atazanavir, Reyataz (cont.)
Omudhome Ogbru, PharmD
Omudhome Ogbru, PharmD
Dr. Ogbru received his Doctorate in Pharmacy from the University of the Pacific School of Pharmacy in 1995. He completed a Pharmacy Practice Residency at the University of Arizona/University Medical Center in 1996. He was a Professor of Pharmacy Practice and a Regional Clerkship Coordinator for the University of the Pacific School of Pharmacy from 1996-99.
Medical and Pharmacy Editor:
Atazanavir is best absorbed under acidic conditions. Therefore, medications that decrease stomach acidity could reduce the absorption of atazanavir. Drugs that decrease stomach acidity include antacids, proton pump inhibitors such as omeprazole (Prilosec), lansoprazole (Prevacid), pantoprazole (Protonix), rabeprazole (Aciphex) esomeprazole (Nexium); H2-receptor antagonists such as cimetidine (Tagamet), ranitidine (Zantac), famotidine (Pepcid), nizatidine (Axid); and buffered drugs such as didanosine (Videx). Individuals who are taking antacids or didanosine should take their atazanavir two hours before or one hour after the didanosine or antacid. Proton pump inhibitors should not be combined with atazanavir in previously treated patients. For treatment naive patients the dose of proton pump inhibitor should not exceed the equivalent of omeprazole 20 mg and must be given 12 hours before administration of atazanavir. The dose of H2-antagonists should not exceed the equivalent of 40 mg famotidine twice daily and atazanavir should be administered 2 hours before or 10 hours after administration of the H2-antagonists.
Atazanavir increases the effect of warfarin (Coumadin). Therefore the effect of warfarin should be monitored more frequently and doses should be modified accordingly.
Atazanavir increases blood levels of PDE5 inhibitors such as sildenafil (Viagra, Revatio), tadalafil (Adcirca, Cialis), and vardenafil (Levitra). Atazanavir should not be combined with Revatio (sildenafil used for treating pulmonary hypertension). It should be used with caution with reduced doses of the other PDE5 inhibitors.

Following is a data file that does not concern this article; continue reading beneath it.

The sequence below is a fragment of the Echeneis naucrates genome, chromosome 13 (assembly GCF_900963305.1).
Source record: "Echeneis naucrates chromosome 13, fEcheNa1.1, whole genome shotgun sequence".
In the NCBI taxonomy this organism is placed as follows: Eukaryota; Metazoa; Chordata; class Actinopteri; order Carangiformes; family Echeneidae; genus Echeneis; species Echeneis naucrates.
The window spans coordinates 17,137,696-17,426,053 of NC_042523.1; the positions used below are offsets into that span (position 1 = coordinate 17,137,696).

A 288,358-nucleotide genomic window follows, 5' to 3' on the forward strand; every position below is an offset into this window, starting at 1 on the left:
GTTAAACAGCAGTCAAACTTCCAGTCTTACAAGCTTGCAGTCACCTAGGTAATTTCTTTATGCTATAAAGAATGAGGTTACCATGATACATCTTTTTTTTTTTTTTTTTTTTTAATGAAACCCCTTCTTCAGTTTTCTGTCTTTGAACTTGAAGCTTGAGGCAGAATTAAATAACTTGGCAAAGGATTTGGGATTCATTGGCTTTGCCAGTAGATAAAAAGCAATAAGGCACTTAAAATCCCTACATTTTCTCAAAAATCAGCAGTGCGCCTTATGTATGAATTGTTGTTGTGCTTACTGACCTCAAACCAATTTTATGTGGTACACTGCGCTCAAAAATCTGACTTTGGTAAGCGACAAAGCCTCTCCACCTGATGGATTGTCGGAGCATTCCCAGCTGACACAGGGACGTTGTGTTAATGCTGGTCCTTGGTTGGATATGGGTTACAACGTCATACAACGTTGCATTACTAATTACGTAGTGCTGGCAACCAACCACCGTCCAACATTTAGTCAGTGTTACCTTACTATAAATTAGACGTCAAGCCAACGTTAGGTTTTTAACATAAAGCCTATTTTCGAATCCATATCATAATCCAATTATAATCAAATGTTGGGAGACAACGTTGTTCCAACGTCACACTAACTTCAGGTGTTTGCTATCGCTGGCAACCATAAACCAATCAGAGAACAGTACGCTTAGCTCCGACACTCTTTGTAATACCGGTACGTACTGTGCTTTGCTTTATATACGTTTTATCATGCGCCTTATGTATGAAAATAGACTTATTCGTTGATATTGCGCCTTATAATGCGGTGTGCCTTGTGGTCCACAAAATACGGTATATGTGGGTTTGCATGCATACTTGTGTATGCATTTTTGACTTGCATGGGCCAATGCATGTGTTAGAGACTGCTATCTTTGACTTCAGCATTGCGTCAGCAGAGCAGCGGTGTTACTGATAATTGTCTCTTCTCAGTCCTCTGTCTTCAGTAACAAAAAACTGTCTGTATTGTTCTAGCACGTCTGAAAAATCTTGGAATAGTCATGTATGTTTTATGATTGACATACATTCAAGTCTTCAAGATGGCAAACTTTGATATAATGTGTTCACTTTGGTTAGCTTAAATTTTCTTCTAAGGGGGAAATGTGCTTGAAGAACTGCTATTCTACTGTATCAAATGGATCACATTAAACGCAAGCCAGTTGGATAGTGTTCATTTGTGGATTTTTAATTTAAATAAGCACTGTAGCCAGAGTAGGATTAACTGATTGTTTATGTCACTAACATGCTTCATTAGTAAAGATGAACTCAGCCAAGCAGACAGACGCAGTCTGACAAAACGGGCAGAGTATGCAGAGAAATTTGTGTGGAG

PREGNANCY: Atazanavir has not been adequately studied in pregnant women.
NURSING MOTHERS: Atazanavir has not been adequately studied in nursing mothers. Scientific experts advise HIV-infected mothers not to breastfeed because of the risk of transmitting HIV to the infant.
SIDE EFFECTS: The most common side effects of atazanavir are rash, nausea, diarrhea, vomiting, headache, insomnia, dizziness, muscle pain, depression, fever, and abdominal pain. Atazanavir may cause jaundice by increasing bilirubin in the blood. Some patients also may see an increase in blood glucose levels or an increase or redistribution of body fat. Changes in body fat may include increased fat in the upper back and neck (buffalo hump), trunk and breasts. In a small number of patients atazanavir may decrease heart rate. In a small number of patients a serious condition called lactic acidosis--a build up of acid in the blood--may occur. Symptoms of lactic acidosis include persistent nausea, vomiting, weakness and trouble breathing. Individuals with bleeding disorders may bleed more when taking atazanavir.
Reference: FDA Prescribing Information
Last Editorial Review: 9/5/2012
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